Owners of John Wickliffe House say the building has
'concrete cancer', which is rusting reinforcing steel and
causing safety issues. Photos by Peter McIntosh.
The company that owns John Wickliffe House has baulked at
the idea of being forced to spend what it says is five times
more than it planned to repair the building.
It forcefully rejected the idea at a Dunedin City Council
resource consent hearing yesterday, in which it emerged the
building had ''concrete cancer'', which was rusting steel
reinforcing and causing safety issues.
Plaza Property Trust counsel Phil Page was responding to a
suggestion the company remove aggregate from the building's
panels, then apply a new material that looked the same.
''You can't tell us to repair it in that way,'' Mr Page said.
''That just isn't even on the table. We won't do it.''
The reaction came after the company said its application to
repair and ''paint'' the building was not about painting at
Instead, it needed a sealing compound to cover repairs it had
But Stephen Macknight, the structural engineer who restored
Consultancy House, overlooking Queens Garden, and the Donald
Reid Building in the warehouse precinct, said the panels at
the heart of the issue could be repaired in a way that would
return them close to their original state.
The hearing followed an application for resource consent to
repair and paint the building, which is in a protected
townscape precinct zone.
The company's planned to paint the concrete panels -
which are covered with exposed and polished West Coast
serpentine stone - black and grey to cover up what it says will
otherwise be visual repairs it intends to make.
The company's plans have already drawn a strong response from
five opponents, who said such a paint job would be out of
place with the original design of the building and with its
Despite an application with limited detail, the company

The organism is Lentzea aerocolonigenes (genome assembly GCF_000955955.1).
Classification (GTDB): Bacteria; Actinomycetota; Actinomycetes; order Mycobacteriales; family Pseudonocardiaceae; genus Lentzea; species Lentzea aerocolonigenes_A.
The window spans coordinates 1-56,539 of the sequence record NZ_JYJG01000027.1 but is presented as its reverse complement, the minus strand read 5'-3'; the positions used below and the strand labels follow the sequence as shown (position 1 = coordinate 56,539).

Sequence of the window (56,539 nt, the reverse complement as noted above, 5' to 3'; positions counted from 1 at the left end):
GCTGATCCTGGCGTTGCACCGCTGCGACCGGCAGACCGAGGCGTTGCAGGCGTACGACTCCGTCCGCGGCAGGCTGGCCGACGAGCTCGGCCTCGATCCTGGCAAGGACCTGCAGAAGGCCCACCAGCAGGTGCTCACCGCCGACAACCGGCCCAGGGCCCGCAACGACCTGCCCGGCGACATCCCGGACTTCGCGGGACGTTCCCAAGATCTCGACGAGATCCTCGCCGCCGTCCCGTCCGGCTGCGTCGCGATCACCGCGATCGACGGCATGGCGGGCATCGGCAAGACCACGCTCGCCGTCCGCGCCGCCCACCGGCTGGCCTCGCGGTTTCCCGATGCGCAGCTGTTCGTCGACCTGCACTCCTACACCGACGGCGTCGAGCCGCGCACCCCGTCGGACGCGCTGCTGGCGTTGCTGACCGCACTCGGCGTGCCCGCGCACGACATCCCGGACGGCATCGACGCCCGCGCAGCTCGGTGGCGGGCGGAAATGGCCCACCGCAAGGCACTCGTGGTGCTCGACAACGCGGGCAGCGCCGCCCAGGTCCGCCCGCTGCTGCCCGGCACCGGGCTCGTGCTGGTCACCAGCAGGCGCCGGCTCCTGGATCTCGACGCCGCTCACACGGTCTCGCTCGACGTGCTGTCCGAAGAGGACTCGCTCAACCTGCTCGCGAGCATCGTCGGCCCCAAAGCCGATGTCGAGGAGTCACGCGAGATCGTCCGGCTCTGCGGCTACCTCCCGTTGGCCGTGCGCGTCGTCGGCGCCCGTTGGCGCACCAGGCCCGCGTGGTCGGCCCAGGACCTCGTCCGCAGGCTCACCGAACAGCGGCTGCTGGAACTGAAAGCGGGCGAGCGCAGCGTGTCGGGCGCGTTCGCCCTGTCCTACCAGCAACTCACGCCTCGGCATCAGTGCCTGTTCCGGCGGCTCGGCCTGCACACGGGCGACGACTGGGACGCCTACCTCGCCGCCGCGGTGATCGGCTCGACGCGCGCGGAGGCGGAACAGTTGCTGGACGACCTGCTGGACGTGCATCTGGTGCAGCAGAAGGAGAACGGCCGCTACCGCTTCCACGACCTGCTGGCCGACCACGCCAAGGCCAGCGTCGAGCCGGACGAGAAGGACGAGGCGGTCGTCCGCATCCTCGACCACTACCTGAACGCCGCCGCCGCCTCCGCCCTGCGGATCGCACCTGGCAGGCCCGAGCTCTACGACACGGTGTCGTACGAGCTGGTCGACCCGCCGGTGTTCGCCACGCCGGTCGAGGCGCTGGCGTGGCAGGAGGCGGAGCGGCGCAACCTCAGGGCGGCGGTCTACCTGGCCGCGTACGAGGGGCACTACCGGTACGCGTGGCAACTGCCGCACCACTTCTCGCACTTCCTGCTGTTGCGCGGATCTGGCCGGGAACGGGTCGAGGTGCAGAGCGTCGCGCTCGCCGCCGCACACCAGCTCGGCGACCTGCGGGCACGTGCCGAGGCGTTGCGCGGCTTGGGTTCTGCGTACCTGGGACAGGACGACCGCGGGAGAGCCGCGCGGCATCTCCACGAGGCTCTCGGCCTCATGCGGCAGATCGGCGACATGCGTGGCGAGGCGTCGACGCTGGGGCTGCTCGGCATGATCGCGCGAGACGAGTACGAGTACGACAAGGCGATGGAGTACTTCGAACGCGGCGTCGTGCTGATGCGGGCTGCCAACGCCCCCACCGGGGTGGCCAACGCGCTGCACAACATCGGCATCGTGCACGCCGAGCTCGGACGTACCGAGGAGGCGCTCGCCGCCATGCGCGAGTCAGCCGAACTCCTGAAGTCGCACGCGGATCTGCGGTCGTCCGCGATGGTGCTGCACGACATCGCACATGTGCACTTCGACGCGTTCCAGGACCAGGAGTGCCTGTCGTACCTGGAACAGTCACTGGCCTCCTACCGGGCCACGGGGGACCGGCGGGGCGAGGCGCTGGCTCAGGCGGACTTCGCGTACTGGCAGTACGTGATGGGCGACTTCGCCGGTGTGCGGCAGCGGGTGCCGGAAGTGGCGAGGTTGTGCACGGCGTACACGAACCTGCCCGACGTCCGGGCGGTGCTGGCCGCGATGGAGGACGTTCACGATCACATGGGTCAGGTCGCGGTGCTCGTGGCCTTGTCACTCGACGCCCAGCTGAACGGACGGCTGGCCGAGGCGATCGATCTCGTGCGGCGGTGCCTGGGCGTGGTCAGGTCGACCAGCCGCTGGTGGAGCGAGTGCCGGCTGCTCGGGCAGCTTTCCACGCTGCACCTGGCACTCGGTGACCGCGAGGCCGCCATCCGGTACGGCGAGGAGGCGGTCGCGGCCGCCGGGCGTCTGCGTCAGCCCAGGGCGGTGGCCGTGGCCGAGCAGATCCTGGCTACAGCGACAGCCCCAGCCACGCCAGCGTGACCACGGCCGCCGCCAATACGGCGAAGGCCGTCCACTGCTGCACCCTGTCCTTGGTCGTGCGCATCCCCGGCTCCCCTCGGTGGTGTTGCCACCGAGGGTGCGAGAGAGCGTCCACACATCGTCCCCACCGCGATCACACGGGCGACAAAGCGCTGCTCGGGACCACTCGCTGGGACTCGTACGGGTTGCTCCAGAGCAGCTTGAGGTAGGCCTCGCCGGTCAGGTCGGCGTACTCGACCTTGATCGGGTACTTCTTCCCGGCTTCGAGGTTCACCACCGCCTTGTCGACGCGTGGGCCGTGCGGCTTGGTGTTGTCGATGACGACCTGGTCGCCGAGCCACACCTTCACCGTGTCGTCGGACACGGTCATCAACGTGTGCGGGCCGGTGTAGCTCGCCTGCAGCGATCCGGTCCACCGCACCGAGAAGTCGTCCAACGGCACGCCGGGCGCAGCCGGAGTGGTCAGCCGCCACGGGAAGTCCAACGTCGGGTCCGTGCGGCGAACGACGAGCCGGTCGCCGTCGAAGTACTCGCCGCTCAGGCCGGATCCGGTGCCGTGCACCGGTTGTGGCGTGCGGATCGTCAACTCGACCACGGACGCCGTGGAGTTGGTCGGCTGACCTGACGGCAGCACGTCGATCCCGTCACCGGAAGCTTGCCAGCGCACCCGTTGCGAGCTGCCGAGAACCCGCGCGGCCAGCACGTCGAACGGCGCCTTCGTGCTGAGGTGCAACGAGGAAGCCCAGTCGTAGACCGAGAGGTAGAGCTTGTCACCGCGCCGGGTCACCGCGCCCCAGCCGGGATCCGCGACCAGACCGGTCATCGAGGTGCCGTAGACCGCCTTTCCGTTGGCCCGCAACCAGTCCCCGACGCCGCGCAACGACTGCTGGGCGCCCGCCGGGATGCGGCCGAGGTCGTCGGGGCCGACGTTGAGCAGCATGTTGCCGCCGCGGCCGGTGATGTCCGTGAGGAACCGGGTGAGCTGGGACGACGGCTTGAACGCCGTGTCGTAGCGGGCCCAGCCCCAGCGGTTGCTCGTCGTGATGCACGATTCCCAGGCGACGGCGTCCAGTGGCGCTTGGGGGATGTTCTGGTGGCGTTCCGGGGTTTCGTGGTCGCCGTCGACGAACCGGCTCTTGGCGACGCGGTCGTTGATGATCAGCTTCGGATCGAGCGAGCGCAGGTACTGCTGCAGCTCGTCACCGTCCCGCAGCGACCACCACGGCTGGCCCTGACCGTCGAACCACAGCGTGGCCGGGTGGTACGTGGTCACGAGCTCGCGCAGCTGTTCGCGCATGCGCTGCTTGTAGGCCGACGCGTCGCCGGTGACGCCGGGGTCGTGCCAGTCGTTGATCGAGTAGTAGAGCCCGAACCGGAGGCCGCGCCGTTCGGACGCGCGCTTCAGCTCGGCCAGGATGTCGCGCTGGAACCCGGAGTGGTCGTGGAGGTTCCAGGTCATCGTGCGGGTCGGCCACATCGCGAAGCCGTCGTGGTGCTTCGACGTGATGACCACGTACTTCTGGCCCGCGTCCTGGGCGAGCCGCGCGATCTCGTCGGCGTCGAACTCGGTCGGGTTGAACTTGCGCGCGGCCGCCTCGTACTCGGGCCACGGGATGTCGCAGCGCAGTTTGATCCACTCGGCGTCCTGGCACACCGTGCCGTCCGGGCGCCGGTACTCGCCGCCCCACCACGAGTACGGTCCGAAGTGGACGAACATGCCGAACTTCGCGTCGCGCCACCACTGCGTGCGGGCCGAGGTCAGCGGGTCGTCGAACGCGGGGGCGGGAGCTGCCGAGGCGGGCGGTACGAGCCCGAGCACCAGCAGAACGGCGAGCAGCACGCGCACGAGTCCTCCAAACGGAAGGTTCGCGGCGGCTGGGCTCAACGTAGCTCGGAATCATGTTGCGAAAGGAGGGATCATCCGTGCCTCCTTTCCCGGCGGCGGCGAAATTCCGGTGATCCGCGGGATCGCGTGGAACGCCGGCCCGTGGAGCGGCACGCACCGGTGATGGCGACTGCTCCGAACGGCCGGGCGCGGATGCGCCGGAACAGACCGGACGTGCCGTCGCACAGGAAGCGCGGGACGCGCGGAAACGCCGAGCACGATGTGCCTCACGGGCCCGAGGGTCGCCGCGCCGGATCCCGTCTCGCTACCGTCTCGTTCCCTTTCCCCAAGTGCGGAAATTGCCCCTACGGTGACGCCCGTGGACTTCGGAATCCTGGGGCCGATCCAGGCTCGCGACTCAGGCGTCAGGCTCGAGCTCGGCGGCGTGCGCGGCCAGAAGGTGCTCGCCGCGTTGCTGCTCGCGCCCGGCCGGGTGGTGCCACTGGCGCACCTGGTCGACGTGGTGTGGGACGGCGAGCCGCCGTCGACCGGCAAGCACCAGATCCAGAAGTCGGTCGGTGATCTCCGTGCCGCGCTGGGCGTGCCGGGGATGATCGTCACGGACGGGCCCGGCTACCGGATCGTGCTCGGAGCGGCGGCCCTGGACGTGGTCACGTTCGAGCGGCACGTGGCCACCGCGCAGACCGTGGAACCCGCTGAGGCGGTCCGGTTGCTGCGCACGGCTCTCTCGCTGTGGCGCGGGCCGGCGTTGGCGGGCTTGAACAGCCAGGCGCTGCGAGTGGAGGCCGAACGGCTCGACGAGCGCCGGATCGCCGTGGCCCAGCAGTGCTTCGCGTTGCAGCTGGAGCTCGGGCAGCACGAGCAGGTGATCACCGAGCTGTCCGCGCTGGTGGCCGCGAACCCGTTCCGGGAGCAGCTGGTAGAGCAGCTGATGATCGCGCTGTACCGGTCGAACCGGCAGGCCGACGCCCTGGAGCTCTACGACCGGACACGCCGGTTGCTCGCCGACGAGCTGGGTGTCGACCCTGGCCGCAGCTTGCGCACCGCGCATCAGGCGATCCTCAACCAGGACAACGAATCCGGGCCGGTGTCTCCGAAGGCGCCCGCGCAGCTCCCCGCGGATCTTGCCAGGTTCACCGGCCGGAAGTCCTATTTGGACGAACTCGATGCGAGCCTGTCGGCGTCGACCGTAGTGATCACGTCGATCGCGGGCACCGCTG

arrived at the hearing with an architect and an array of
Mr Page said the company was ''responding to a problem that
will become a serious safety issue if nothing is done''.
Townscape precinct rules had nothing to say about painting
buildings unless they were brick or stone, he said.
The hearings committee of chairwoman Cr Kate Wilson, Cr David
Benson-Pope and Cr Aaron Hawkins could not, in law, decline
''You may choose the colour. That's what we're here for.''
Engineering consultancy firm Beca technical director John
Heenan said he had worked on concrete cancer issues at other
At John Wickliffe House, moisture had entered the panels
through cracks, rusting reinforcing steel and forcing
concrete off the panels.
''It's a disease, if you like, of the concrete.''
The extent of the problem would not be certain until
scaffolding, which the committee heard would cost up to
$500,000 to put in place, was up.
The committee also heard the ''paint'' needed was a sealing
compound that needed to be applied once the aggregate panels
Without it, they would look ''patchy''.
Architect Nick Baker said the aggregate in the panels would
have to be removed so the reinforcing steel could be accessed
In his submission, Mr Macknight said the company had done a
good job of making the building ''occupied and thriving''.
But he questioned aspects of the company's evidence.
The extent of the concrete cancer could be checked by someone
in a ''basket'' hung from a crane, he said.
The aggregate could be remade and reapplied once the
reinforcing steel had been fixed, he said.
Once that was done, a clear silicone could be applied to
protect the end result.
Cr Wilson said the committee needed to know if such a
silicone was available, which prompted Mr Page's rejection of
the whole idea.
The meeting was adjourned until that information could be
found, at which time a response from council staff on the
information, and Mr Page's summing up, would be heard.
Cr Wilson said that would be at least a week away.